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site details

0700-1800 daily summer
0700-1500 daily winter
E£20 for 3 tombs
E£40 tutankhamun
E£10 camera per tomb
no flash
no video cameras

relevant links

traveloque 2/14
theban mapping project


New Kingdom

18th Dynasty
19th Dynasty
20th Dynasty

Thutmose III
Ramesses II
Seti II
Ramesses III
Ramesses IX\


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Valley of the Kings

Perhaps the destination on the west bank of Thebes is the long, narrow wadi dotted with the burial shafts of the kings of the New Kingdom. The tombs here are hidden -- no above-ground monuments to show the way to the treasure to the many tomb robbers. It didn't work, of course. The tombs were looted anyway, often within months of being sealed.

Tomb robbing was so rampant that many of the tombs were opened and the buried pharaohs were exhumed and moved to two caches, which were discovered in the 19th century. It is from the caches that many of the mummies in the Egyptian Museum of Cairo were taken.

Burials here date from the 18th to the 20th Dynasty. It is likely that the first pharaoh buried here was Tuthmose I, and until Ramesses I the Valley of the Kings contains tombs for pharaohs, queens, and other nobles. The valley itself is called Wadi Biban el-Muluk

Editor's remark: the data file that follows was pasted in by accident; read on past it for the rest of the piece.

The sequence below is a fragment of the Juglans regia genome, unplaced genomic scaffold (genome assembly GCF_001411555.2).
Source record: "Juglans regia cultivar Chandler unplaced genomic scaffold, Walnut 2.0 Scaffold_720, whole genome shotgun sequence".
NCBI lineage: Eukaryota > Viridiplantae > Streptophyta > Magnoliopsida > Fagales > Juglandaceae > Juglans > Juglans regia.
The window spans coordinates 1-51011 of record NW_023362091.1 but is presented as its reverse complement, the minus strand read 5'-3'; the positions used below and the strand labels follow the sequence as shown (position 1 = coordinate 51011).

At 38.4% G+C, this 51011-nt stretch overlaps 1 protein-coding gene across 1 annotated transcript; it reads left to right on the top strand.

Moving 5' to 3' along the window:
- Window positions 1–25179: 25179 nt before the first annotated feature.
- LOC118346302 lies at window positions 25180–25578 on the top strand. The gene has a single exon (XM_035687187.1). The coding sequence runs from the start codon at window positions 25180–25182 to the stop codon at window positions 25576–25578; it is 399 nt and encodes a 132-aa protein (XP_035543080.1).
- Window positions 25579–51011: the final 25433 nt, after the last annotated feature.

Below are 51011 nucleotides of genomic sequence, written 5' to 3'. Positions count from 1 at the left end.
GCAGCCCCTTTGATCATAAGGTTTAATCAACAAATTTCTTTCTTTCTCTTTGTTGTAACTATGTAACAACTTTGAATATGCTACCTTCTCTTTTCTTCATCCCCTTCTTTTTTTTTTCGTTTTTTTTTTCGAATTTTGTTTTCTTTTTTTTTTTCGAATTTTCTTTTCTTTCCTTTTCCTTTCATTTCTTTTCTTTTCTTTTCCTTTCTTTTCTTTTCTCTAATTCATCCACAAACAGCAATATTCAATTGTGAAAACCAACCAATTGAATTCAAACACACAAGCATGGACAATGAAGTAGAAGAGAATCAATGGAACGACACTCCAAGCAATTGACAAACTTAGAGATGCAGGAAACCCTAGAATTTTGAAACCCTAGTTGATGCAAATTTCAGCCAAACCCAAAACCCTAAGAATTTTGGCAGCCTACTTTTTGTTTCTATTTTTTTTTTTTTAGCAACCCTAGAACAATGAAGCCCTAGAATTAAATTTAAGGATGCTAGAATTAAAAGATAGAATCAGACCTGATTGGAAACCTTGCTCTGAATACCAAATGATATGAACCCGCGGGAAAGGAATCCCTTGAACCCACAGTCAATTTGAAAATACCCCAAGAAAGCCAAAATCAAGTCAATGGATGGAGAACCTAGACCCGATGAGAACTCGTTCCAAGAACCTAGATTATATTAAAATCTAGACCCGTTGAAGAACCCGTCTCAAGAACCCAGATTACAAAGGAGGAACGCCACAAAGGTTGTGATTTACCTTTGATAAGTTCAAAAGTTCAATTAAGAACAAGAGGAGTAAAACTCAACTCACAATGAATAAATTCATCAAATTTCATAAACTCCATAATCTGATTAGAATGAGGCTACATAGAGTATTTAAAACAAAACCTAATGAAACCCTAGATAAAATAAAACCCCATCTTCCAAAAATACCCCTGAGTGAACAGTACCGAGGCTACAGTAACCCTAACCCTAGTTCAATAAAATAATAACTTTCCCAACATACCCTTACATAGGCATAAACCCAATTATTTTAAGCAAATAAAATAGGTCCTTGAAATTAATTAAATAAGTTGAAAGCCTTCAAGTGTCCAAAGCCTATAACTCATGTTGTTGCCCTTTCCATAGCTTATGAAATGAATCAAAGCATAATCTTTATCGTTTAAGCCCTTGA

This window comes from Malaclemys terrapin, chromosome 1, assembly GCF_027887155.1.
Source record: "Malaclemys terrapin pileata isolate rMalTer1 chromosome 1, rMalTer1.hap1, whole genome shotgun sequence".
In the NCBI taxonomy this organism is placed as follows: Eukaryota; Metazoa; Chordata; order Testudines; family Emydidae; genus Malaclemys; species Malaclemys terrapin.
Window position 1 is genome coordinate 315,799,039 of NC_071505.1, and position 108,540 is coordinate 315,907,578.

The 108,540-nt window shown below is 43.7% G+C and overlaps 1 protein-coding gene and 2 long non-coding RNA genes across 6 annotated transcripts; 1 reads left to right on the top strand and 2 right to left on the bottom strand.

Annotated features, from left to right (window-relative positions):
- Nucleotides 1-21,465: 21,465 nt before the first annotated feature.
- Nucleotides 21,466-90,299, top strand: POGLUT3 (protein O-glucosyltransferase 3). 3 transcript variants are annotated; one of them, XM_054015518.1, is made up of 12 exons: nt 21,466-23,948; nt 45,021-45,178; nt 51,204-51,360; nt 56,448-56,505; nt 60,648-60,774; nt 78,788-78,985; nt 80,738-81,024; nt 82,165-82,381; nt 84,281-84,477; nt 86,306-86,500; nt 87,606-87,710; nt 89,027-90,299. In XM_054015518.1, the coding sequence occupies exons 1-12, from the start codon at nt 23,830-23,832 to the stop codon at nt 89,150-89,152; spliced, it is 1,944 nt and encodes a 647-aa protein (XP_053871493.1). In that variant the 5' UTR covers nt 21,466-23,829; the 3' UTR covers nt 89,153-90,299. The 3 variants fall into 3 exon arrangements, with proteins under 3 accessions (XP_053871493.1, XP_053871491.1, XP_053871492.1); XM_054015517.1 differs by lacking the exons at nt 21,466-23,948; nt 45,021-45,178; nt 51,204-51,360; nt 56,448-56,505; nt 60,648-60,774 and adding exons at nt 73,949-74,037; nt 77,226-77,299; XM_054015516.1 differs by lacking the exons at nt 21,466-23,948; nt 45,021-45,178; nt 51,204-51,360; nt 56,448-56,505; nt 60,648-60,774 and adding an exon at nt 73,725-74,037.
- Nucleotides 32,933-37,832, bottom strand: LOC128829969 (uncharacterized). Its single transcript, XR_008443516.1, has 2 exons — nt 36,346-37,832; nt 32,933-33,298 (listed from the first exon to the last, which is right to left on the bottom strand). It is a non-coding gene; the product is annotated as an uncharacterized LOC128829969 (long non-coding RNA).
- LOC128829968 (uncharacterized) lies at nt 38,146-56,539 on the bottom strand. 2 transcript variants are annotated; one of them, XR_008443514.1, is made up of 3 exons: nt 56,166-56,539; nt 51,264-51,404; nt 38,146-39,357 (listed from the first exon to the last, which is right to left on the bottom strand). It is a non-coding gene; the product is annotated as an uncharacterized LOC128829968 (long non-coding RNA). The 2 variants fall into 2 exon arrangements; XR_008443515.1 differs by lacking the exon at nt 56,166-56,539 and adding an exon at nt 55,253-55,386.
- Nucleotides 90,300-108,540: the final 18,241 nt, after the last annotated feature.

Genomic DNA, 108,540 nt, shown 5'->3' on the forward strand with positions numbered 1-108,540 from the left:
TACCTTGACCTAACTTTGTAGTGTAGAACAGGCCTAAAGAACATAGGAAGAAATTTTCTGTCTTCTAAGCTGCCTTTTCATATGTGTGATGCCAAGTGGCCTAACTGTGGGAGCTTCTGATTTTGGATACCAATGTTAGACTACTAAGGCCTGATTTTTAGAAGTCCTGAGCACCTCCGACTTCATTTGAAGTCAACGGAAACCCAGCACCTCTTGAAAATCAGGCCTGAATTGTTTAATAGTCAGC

Each pharaoh began his tomb immediately and craftsmen worked to dig and decorate the shaft throughout his reign. There are two types of tombs here -- early tombs are convoluted and multi-level, while later tombs are straight, deep shafts The early tombs, from the 18th Dynasty, are usually as series of galleries sinking deeper into the cliffs. Usually a deep pit blocked access to the deeper parts of the tomb (for deterring thieves and catching rainwater, probably) The burial chamber is usually at right angles.

Most of the tombs in the valley have been excavated in the last century. Most of the excavation began in 1902 and continues today -- the last find in 1995 revealed perhaps the largest tomb in the valley, KV5, for the sons of Ramesses II.

Damage from tourists has been serious in the last few decades. More people in the tombs have brought in more moisture, and people touching the walls have done more damage. Glass screens have been installed in many tombs. The reliefs are very fragile and touching them is prohibited, as is flash photography. No video is allowed. Check at the kiosk for any closures, as the tombs may close for repairs at any time.

There are over a hundred tombs here, but only a few are open. TIckets can be bought for three tombs at a time, and special tickets are required for Tutankhamun's tomb. We got a bit "tombed out" -- we saw the tombs of Merenptah, Ramesses III, Ramesses IX, Seti II, Tausert, and Thutmose III -- although we skipped Tutankhamun's tomb and instead added the extra three tombs.


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